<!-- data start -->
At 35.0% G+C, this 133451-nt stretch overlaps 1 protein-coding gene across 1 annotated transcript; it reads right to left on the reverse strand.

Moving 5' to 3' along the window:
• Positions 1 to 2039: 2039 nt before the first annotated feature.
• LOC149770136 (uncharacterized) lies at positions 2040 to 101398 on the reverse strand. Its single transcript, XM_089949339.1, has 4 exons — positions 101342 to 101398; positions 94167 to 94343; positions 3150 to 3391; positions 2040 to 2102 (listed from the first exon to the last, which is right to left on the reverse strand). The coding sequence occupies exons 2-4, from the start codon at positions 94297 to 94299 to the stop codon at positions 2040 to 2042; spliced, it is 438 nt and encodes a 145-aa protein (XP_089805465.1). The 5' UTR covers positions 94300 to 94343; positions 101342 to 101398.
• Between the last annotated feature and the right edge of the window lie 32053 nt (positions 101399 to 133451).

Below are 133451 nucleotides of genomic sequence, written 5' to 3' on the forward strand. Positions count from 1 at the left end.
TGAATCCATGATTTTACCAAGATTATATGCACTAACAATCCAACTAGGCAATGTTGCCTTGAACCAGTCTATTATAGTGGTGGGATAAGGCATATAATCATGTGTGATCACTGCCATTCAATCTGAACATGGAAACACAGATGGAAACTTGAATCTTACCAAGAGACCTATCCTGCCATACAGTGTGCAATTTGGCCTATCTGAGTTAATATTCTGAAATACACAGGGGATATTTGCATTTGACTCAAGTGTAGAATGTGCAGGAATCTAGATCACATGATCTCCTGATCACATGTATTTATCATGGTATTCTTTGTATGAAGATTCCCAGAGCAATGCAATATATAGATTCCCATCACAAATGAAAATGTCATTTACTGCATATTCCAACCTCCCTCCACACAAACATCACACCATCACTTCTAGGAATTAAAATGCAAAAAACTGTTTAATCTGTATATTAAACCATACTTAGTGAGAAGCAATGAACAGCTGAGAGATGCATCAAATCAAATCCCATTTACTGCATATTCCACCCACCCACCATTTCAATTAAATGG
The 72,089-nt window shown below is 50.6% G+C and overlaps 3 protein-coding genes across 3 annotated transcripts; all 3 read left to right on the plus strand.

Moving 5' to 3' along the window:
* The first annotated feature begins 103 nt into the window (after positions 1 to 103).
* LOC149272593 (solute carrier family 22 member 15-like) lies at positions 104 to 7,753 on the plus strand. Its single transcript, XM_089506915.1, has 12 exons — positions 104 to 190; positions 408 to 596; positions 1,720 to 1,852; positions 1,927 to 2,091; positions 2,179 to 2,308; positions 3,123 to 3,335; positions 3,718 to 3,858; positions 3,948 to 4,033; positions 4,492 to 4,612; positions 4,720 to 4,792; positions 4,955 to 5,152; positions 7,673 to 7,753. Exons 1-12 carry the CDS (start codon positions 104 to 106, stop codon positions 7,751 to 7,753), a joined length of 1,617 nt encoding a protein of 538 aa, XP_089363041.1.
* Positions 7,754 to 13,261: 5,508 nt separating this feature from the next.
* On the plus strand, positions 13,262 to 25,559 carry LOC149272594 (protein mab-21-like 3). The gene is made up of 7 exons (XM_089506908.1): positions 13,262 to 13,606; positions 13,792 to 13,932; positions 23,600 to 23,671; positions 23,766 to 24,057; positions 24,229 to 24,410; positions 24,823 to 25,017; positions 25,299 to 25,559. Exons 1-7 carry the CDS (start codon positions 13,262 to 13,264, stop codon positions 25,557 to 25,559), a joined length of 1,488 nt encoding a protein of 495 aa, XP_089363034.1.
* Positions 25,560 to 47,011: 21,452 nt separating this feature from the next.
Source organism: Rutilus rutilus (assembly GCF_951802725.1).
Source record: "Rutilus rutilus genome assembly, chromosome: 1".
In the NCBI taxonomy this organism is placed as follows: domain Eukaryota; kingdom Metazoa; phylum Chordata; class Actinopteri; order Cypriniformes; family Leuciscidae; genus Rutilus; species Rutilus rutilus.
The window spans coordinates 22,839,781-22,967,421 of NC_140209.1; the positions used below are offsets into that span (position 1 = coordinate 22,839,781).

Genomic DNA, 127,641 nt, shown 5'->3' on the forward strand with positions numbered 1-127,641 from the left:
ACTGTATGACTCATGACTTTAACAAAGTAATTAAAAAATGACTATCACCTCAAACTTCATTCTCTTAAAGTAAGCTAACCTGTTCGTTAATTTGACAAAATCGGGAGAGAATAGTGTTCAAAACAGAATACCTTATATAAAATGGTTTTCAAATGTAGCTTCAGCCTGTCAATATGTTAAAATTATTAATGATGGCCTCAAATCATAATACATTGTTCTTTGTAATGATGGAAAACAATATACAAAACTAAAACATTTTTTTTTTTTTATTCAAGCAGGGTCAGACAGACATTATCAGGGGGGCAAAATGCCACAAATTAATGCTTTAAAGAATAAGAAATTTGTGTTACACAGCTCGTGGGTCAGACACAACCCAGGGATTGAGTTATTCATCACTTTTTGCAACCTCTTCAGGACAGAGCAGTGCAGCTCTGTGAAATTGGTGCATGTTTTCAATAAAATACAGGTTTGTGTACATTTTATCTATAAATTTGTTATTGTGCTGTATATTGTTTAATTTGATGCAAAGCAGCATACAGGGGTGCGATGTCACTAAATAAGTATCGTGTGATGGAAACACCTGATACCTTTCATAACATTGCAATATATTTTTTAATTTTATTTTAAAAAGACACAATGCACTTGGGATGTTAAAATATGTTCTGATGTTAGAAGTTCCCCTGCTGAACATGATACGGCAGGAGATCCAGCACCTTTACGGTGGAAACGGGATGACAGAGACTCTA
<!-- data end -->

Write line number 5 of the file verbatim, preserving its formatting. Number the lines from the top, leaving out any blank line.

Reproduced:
• Between the last annotated feature and the right edge of the window lie 32053 nt (positions 101399 to 133451).